Vanguard ETFs Or Mutual Funds?

March 11, 2019

Is it time to do tax-free conversions to Vanguard ETF share classes?

I’ve long been a proponent of using Vanguard Admiral Share class mutual funds over their ETFs. But things sometimes change. Recently, Vanguard announced the following changes in ETF expense ratios:

 

Ticker Fund New Expense Ratio %
BNDX Vanguard Total International Bond ETF 0.09
VEU Vanguard FTSE All-World ex-US ETF 0.09
VGK  Vanguard FTSE Europe ETF  0.09
VPL  Vanguard FTSE Pacific ETF  0.09
VTEB  Vanguard Tax-Exempt Bond ETF  0.08
VWO  Vanguard FTSE Emerging Markets ETF  0.12
VXUS  Vanguard Total International Stock ETF  0.09
VSS  Vanguard FTSE All-World ex-US Small-Cap ETF  0.12
VYM  Vanguard High Dividend Yield ETF  0.06
VT  Vanguard Total World Stock ETF  0.09

 

I almost missed the announcement that noted, “As a result, the ETF share class of these 10 funds is now lower than their Admiral share class counterparts.” Vanguard spokesperson John Woerth told me this is the first time ETF share classes were lowered below Admiral share classes.

I quickly saw that my favorite Total International Stock Index Mutual Fund (VTIAX) was left with a 0.11% annual expense ratio, 0.02 percentage points higher than its ETF share class (VXUS). This translates to an extra $2 a year per $10,000 invested. Though not huge, it can add up over time.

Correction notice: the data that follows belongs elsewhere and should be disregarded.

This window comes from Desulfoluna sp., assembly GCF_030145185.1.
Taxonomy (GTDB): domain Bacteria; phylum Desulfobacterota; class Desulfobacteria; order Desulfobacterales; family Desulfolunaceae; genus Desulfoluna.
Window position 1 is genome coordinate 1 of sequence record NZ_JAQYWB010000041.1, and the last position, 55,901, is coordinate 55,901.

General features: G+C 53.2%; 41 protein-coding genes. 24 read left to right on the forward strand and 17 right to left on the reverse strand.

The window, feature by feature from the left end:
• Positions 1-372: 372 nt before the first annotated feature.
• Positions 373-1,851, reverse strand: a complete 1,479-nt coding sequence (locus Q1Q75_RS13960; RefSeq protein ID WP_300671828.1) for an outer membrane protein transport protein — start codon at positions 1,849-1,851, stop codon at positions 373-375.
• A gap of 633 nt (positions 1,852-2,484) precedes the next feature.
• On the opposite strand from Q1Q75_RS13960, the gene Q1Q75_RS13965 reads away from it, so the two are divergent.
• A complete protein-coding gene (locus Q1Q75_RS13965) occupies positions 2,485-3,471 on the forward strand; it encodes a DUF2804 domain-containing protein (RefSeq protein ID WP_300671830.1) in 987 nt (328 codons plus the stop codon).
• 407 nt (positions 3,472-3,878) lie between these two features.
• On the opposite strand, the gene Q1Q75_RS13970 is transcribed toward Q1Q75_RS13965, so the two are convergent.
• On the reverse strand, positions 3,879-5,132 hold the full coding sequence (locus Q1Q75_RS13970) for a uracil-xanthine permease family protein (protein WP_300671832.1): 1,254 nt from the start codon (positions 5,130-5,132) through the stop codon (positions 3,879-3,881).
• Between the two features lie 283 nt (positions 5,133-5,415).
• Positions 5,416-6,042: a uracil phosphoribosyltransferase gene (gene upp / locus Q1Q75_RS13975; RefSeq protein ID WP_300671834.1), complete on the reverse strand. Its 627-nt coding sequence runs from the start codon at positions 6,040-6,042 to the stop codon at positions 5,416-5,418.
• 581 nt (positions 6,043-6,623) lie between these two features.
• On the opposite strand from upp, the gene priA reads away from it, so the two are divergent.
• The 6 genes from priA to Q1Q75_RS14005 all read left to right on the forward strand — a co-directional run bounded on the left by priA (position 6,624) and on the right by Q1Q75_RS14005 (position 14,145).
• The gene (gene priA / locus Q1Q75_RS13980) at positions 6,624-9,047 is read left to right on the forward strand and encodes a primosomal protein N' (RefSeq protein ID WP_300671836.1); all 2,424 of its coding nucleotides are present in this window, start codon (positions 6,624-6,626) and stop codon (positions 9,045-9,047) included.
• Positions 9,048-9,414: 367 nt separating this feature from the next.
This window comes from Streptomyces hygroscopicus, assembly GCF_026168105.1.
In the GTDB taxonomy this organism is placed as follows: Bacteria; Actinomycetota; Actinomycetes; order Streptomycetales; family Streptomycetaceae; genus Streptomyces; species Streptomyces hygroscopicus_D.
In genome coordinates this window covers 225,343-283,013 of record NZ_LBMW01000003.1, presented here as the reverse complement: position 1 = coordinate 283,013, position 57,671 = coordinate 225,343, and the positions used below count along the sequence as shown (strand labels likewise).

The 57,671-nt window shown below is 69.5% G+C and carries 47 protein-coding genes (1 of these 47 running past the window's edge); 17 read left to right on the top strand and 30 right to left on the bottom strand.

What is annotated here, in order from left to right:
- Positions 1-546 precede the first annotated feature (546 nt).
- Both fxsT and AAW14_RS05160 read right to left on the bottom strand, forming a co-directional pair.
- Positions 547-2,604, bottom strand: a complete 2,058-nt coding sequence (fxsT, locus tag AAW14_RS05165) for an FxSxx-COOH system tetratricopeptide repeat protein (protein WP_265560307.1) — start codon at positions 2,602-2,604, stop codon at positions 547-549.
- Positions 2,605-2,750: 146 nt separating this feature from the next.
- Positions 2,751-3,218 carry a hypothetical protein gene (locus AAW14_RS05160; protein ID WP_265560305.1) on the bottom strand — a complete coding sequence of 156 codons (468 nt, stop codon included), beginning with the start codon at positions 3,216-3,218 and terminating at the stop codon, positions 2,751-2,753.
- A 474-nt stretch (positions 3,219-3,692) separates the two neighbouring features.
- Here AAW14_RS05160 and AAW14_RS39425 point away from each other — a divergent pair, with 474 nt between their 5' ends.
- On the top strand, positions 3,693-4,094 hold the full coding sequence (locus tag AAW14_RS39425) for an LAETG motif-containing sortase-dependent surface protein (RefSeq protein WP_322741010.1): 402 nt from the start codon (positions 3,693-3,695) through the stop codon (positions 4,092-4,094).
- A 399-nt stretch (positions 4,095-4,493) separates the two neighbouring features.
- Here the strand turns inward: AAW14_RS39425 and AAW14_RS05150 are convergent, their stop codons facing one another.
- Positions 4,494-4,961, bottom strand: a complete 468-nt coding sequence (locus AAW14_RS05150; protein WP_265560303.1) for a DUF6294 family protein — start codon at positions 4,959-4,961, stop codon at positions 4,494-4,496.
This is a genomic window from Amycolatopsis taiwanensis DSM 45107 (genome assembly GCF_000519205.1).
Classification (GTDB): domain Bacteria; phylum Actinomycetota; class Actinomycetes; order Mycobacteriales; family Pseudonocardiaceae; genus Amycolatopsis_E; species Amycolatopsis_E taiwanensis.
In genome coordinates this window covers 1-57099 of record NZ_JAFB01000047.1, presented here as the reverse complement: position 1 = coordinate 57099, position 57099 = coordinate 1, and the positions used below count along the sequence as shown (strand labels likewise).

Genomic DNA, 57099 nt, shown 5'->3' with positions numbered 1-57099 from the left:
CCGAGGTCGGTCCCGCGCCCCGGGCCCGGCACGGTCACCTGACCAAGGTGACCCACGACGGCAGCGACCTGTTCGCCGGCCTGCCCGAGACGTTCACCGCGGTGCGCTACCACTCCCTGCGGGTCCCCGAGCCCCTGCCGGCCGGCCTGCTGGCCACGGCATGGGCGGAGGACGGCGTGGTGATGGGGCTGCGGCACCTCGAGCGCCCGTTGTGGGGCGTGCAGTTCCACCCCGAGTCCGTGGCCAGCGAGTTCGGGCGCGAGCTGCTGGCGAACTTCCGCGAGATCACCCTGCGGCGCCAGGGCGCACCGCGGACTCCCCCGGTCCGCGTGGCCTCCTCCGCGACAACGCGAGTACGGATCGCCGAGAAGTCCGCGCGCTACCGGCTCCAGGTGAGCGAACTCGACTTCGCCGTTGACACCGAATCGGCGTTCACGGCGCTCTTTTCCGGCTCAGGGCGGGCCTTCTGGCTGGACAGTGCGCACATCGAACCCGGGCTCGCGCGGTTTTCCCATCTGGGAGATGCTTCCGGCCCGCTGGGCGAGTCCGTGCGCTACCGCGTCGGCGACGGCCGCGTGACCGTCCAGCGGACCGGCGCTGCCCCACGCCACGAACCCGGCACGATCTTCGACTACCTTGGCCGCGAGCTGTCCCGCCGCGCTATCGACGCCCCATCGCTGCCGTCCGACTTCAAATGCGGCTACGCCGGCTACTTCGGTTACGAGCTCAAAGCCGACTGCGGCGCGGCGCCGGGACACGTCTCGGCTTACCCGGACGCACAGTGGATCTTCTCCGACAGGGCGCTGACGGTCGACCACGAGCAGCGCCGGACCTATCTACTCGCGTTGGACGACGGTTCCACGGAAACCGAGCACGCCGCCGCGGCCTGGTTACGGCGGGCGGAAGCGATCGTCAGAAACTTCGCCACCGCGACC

“What’s largely driving these changes is the increasing adoption of ETFs by Vanguard investors as their index vehicle of choice, which has enabled us to pass along the cost savings of scale,” Woerth said. “To put some numbers around it, even though ETFs make up only about 20% of our assets, they’ve garnered more than 35% of Vanguard’s net cash flow over the past three years.”

Elisabeth Kashner, head of ETF research at FactSet, confirmed that ETFs are less expensive for Vanguard because it saves the administrative costs around record-keeping, which gets transferred from the asset manager to the brokerage firm.

In addition, Vanguard saves money on not taking client calls on Vanguard ETFs held at non-Vanguard brokerage firms, according to John Rekenthaler, vice president of research at Morningstar.

Change Is Easy

The nice thing about most Vanguard mutual funds is that they allow for tax-free conversions to the ETF share class for the vast majority of mutual funds where ETF share classes exist. If done at Vanguard, there are no fee or tax consequences, other than a possible minor gain from having to sell a fractional share since the conversion must be in whole numbers of ETF shares.

Further, the conversions are done at net asset value, Woerth says. In other words, $10,000 of VTIAX would be converted to the same $10,000 NAV of VXUS, though you may see a little more or a little less depending on whether VXUS is trading at a premium or discount.

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